Urban Climate

What is the urban heat island?

The ‘urban heat island effect’ describes the phenomenon that surface air temperature is usually higher in cities and towns than in the surrounding countryside. The temperature difference is particularly clear during night-time hours. Read more…

What is the boundary layer?

The atmospheric boundary layer is the part of the atmosphere that is directly influenced by the land surface. It stretches from the ground to typically between 50m and 2km. It plays an important role in driving weather variation and the dispersion of atmospheric pollution. Read more…

What does a lidar do?

Lidar technology works in a similar way to radar technology, the major difference being that instead of using radio waves to detect objects, the lidar uses light. In the atmospheric science application, the lidar is commonly used to provide measurements of wind speed and direction. Analysis of lidar measurements can also provide information on the depth of the atmospheric boundary layer. Read more…


Our Publications

Summaries of our research papers will be added soon. Meanwhile, a list of our publications is available here.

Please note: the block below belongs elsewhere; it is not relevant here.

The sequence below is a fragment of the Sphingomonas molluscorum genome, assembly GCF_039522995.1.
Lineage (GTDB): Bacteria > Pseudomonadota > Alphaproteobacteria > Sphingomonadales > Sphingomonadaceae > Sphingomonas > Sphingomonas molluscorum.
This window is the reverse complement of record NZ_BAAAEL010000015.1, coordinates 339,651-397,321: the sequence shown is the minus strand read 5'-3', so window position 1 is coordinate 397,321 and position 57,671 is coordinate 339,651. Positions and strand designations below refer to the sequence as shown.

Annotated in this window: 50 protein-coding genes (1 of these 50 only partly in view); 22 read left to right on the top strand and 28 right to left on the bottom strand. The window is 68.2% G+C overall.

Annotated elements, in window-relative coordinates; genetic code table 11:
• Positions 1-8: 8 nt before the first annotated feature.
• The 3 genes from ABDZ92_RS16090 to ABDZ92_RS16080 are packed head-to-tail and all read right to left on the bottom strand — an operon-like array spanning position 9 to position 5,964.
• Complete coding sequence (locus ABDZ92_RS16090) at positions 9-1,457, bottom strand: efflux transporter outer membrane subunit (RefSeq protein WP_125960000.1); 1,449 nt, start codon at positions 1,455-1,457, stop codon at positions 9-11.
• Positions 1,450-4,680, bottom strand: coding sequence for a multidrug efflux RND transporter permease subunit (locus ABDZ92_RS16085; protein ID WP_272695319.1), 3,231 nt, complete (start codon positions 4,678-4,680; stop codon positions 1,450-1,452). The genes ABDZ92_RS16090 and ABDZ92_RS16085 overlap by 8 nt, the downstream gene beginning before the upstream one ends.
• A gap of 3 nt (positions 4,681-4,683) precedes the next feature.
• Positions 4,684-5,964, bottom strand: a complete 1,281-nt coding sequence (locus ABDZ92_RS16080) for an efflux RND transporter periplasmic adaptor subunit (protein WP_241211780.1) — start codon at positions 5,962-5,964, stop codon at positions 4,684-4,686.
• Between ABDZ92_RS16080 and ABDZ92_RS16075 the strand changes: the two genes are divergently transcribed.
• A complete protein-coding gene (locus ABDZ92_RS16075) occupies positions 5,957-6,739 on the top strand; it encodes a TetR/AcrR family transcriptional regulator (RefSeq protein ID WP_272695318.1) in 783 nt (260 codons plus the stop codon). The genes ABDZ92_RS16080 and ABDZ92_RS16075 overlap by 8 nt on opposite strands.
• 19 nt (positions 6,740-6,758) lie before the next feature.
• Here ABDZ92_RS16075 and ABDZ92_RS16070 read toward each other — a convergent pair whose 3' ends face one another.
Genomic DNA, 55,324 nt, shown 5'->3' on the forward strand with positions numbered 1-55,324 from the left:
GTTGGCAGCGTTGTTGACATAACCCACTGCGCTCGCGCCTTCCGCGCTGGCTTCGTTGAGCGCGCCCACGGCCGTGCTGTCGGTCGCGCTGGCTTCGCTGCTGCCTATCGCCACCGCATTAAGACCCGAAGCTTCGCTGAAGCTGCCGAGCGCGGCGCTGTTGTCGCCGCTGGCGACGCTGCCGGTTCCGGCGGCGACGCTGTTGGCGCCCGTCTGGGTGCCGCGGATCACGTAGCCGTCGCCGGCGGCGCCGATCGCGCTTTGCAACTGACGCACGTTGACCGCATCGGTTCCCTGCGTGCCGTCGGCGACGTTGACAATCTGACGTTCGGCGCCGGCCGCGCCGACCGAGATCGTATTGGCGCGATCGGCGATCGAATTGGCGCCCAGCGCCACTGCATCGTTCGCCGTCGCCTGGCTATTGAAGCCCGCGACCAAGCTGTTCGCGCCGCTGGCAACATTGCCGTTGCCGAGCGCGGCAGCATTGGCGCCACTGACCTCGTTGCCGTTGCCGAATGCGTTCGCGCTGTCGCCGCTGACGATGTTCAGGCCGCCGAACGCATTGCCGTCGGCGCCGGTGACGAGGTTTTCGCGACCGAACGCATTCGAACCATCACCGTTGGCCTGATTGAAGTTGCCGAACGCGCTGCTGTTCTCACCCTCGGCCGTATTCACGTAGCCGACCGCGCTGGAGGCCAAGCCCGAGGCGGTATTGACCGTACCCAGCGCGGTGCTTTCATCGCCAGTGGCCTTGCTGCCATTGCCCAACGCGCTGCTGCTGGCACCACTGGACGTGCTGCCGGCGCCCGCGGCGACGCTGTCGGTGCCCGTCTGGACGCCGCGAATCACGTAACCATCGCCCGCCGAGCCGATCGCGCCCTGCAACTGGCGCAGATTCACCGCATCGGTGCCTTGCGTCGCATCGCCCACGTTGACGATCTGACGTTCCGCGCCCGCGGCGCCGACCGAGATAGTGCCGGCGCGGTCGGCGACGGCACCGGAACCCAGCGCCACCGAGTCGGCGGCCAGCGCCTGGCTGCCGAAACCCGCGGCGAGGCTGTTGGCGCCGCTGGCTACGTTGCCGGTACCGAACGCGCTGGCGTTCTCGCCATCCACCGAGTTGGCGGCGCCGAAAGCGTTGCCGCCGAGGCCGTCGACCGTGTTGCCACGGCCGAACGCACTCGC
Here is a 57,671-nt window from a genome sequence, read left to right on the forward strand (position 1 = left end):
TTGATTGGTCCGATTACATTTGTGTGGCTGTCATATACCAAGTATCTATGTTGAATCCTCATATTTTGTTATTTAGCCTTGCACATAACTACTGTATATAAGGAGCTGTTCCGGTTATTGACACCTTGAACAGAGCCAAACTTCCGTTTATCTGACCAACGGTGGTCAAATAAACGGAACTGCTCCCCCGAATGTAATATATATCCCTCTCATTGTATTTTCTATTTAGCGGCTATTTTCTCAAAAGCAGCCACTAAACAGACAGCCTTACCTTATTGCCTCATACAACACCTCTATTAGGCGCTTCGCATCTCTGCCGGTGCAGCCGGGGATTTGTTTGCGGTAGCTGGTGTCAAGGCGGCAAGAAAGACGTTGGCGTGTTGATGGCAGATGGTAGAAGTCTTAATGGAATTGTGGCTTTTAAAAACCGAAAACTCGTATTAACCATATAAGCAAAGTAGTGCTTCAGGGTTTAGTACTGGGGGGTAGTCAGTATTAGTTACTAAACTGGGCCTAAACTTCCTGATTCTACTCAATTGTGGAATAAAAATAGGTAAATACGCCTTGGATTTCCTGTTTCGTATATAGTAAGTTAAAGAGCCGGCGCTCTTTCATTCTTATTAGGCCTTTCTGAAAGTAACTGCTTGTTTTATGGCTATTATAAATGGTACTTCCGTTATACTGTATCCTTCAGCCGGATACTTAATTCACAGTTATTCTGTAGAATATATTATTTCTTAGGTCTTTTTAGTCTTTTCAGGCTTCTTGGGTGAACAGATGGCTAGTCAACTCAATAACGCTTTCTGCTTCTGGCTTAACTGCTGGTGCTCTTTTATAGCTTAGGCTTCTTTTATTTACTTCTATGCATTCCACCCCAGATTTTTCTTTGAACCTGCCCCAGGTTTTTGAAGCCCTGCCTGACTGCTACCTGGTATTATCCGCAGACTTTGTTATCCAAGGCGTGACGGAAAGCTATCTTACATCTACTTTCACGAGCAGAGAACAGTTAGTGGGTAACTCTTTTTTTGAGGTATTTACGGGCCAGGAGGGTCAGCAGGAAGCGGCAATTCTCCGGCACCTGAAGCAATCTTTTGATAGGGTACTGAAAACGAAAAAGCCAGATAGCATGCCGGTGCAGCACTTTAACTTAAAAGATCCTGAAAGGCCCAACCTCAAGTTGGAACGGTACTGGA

Glossary of Terms

Atmospheric Boundary Layer (ABL): The portion of the atmosphere directly influenced by the land surface. The ABL varies in height from around 50m up to 4km above the Earth’s surface. It is typically 200m to 2km in depth and has a daily cycle of lower depth overnight and higher depth during the day.

LiDar: A remote sensing technique that takes measurements by sending out a laser beam of light and then measuring the frequency of the backscattered light. It can be used to measure complex wind turbulence profiles within the atmospheric boundary layer.

Remote sensing: Measurements taken from a distance for example; satellite observations or observations of the atmosphere taken from the ground.

SoDar: A remote sensing technique that takes measurements by sending out a pulse of sound and then measuring the frequency of the backscattered sound. It can be used to measure complex wind turbulence profiles within the atmospheric boundary layer.

Surface roughness: A measure of how ‘rough’ a surface is. The higher the surface roughness, the greater a barrier that surface represents to oncoming winds and therefore the larger the chance of increased turbulence.

Urban Heat Island (UHI) effect: Describes the observation that urban areas are typically hotter than their rural counterpart. This temperature difference is strongest overnight.

Urban Meteorology: The science of the atmosphere above urban land surfaces.

Urban Microclimate: The distinct atmospheric characteristics of an urban area. The atmosphere above an urban surface has very different wind and heat profiles than over other surfaces due to the increased roughness due to buildings and the influence of human activities such as pollution and heat emissions.